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EE 400
/546: Biological Frameworks for Engineers

Handed out on 2
-
9
-
06; due on 2
-
14
-
06


1

“Great Moments in Biology”


Article #3


(required for graduate students enrolled in EE 546; optional for everyone else)



ASSIGNMENT



Read "Discovery and directed evolution of a glyphosate tolerance gene" (L. A. Castle et al.,
Science

304
: 1151
-
4, 2004)
using the attached Study Guide. To get this article, go to Pub Med
(www.pubmed.gov), enter search terms (e.g., to find articles by L. A. Castle published in 2004, enter
"Castle LA 2004"), follow the link to the appropriate abstract, follow the link to the

Science website, and
select "Full Text (PDF)" to get the article in PDF format. You may need to follow these links from a UW
computer in order to take advantage of the UW’s subscription to the online version of
Science
.


Then participate in a discussion
of this article from 12:30 to 1:20 PM on Tuesday, February 14th
in Room M406 of the Electrical Engineering building. Be prepared to discuss the questions posed by the
Study Guide, and bring any additional questions you have about the article.



STUDY GUI
DE


General background

• This class has given you a basic understanding of genetic engineering. Often, genetic
engineering simply involves transferring a gene into an organism that didn’t previously have it; however,
we sometimes want to create a new gene

that codes for a new protein whose function is better or different
than that of any naturally occurring protein. This paper is an excellent example of creating new genes by
the process of “directed evolution.”



Paragraph 1 (Abstract)


• The first two s
entences hit you with some vocabulary right away; refer to Scheme 1. Glyphosate
is the molecule on top. Adding an acetyl group (H
3
C
-
C=O) to the N atom of this molecule is called N
-
acetylation and is catalyzed by the enzyme glyphosate N
-
acetyltransferase (
GAT), forming the product N
-
acetylglyphosate.


Transgenic organisms

are those that have received new genes (in this case, a gene for GAT).


• What is “DNA shuffling”? This paragraph doesn’t tell us, so we’ll have to look for an
explanation in the rest of

the article.


• Since this article is about tolerance of an herbicide, it’s not surprising that the researchers
studied tobacco and maize (corn).
E. coli
(a bacterium) and
Arabidopsis

(a simple, non
-
agricultural plant)
were also used because they are mod
el organisms in which genetic manipulations are relatively easy.

• “Glyphosate acetylation provides an alternative strategy for supporting glyphosate use on
crops.” What is this an alternative to? See the next paragraph for the answer.


Paragraph 2


• H
ow does glyphosate kill weeds? How can EPSPS genes from bacteria be used to make crops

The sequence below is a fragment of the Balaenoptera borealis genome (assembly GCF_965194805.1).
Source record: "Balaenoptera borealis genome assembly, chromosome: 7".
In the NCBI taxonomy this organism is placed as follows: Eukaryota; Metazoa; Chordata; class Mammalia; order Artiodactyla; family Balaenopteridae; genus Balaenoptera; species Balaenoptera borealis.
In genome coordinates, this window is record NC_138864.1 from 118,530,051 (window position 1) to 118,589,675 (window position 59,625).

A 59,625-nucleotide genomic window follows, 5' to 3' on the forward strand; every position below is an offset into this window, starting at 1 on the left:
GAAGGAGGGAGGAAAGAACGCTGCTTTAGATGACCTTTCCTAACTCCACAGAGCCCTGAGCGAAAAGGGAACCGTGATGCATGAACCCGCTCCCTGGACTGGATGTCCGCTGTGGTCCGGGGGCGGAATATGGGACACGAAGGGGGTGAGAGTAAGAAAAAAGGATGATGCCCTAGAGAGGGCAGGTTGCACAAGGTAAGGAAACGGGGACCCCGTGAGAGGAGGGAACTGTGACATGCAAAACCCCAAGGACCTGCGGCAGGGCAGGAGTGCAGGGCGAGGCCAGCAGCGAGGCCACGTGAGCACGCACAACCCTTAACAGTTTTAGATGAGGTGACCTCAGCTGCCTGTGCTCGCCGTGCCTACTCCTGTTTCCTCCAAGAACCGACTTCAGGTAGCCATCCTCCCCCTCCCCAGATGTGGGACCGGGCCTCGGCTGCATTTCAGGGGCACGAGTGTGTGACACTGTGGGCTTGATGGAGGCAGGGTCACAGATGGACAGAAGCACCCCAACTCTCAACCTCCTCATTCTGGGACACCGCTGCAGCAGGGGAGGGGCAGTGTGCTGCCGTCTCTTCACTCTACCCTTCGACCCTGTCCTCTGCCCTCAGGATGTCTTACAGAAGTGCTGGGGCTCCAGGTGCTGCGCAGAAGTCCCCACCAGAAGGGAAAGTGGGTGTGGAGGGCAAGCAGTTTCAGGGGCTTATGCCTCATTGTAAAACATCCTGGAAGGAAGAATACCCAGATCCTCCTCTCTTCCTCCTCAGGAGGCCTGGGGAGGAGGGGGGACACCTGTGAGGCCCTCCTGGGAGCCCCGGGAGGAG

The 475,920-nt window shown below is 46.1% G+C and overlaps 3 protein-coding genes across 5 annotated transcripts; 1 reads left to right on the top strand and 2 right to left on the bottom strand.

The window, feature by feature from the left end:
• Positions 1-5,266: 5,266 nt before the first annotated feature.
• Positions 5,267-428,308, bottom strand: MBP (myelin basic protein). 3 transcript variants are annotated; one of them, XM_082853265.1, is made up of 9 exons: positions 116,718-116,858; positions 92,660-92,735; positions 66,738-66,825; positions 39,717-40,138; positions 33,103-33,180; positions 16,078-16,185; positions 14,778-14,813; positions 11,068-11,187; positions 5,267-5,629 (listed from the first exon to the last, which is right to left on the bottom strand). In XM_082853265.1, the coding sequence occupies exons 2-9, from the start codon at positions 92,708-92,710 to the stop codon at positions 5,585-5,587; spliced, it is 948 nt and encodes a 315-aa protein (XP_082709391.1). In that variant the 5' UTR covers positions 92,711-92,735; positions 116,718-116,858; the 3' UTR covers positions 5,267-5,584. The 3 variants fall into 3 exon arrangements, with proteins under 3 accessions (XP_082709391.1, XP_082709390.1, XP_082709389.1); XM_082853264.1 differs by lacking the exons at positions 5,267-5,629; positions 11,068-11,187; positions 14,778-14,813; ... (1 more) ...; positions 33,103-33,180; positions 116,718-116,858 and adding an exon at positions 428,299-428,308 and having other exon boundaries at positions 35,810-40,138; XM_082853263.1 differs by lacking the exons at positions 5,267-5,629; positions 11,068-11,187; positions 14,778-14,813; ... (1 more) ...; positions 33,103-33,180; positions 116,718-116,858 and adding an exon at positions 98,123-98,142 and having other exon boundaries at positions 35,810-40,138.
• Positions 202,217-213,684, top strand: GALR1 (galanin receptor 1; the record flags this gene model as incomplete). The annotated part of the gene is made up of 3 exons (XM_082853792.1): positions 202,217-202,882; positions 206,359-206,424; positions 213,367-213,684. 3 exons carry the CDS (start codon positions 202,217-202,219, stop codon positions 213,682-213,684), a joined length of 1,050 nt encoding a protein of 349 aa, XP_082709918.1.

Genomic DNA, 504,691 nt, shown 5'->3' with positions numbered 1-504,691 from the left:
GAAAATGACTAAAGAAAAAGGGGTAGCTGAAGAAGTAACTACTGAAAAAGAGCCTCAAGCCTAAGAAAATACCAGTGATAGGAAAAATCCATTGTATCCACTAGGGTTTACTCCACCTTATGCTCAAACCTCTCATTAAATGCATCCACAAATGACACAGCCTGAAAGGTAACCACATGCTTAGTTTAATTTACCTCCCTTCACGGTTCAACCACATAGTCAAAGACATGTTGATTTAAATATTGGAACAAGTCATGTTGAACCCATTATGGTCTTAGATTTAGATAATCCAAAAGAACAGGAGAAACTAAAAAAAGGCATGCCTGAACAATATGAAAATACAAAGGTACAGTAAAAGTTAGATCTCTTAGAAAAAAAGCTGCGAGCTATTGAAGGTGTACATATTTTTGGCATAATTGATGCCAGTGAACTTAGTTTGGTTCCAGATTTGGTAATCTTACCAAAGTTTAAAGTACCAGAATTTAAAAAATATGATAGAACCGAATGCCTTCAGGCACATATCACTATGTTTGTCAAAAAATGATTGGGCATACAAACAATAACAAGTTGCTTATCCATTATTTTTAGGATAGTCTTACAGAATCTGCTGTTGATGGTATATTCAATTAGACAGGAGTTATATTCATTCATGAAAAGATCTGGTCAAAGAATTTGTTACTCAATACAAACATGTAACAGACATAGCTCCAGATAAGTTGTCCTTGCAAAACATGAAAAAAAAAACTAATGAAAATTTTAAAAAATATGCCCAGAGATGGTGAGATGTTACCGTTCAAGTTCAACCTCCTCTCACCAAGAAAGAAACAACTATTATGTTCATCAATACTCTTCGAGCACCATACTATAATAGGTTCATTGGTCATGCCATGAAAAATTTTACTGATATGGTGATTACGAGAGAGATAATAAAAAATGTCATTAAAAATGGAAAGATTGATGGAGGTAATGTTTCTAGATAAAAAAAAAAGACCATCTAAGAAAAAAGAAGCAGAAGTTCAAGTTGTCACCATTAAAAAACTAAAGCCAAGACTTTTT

resistant to glyphosate? Might a buildup of glyphosate inside these crops lead to any problems?


Paragraph 3


• How does N
-
acetylglyphosate compare with glyphosate?


EE 400
/546: Biological Frameworks for Engineers

Handed out on 2
-
9
-
06; due on 2
-
14
-
06


2

P
aragraph 4



Saprophytic
: obtaining food from dead or decaying organic matter.


Paragraph 5


• “We assayed recombinant E. coli expressing genomic DNA fragments from
B.
licheniformis
….” In other words, they cut up the
B. licheniformis

genome into pieces a
nd then stuck the
pieces into different
E. coli

cells and determined which cells could convert glyphosate into N
-
acetylglyphosate. All of the cells that could do this contained a certain piece of the
B. licheniformis
genome, which must contain a gene for
GAT.


Paragraph 8


• Note the explanations of k
cat

and K
M
, which are important. Note that a lower K
M

indicates a
higher binding affinity.


Paragraphs 9
-
10


• Now we get into this business of “fragmentation
-
based multigene shuffling.” This technique
was d
eveloped in the lab of W. P. Stemmer (references 20 and 21; the 2
nd

paragraph and first figure of
reference 20 cover the essence of the method). In brief, “parental” genes with similar sequences are
fragmented into pieces and then put back together somewh
at haphazardly, resulting in new genes made up
of combinations of pieces of the previous genes.


Paragraph 11


• To bring the K
M

below 0.5 mM, how did the researchers increase the genetic diversity of the
genes they shuffled? If you don’t remember what th
e
B. subtilis

and
B. cereus

YITI sequences are, go
back to Paragraph 7.


• In Figure 2, in going from iteration 8 to iteration 9, the lowest K
M

increases (A) and the highest
k
cat

decreases (B), yet the highest k
cat
/K
M

ratio still increases (C). How is tha
t possible?


Paragraph 12


• “No single residue was identified that could account for the improvement. Altering the context
of the entire protein through introduction of many new residues at once resulted in a complex solution to
the problem.” What does
this indicate about the structure and function of this enzyme, and perhaps about
proteins in general?


Paragraph 13

• “…We incorporated into the eighth
-
iteration library additional amino acid diversity from the
more distantly related putative proteins of
L
. inocua

and
Z. mobilis
.” Again, refer back to Paragraph 7 if
necessary. Why do you think Castle et al. used related proteins rather than unrelated ones?


Paragraph 14


• In terms of amino acid sequence, how similar was the best 11
th
-
iteration enzyme to

the original
parental enzymes? How did they compare in terms of function? Is this surprising?


Paragraph 18


• What, if anything, still needs to be done before seeds containing the new GAT gene are created
in bulk and sold to farmers?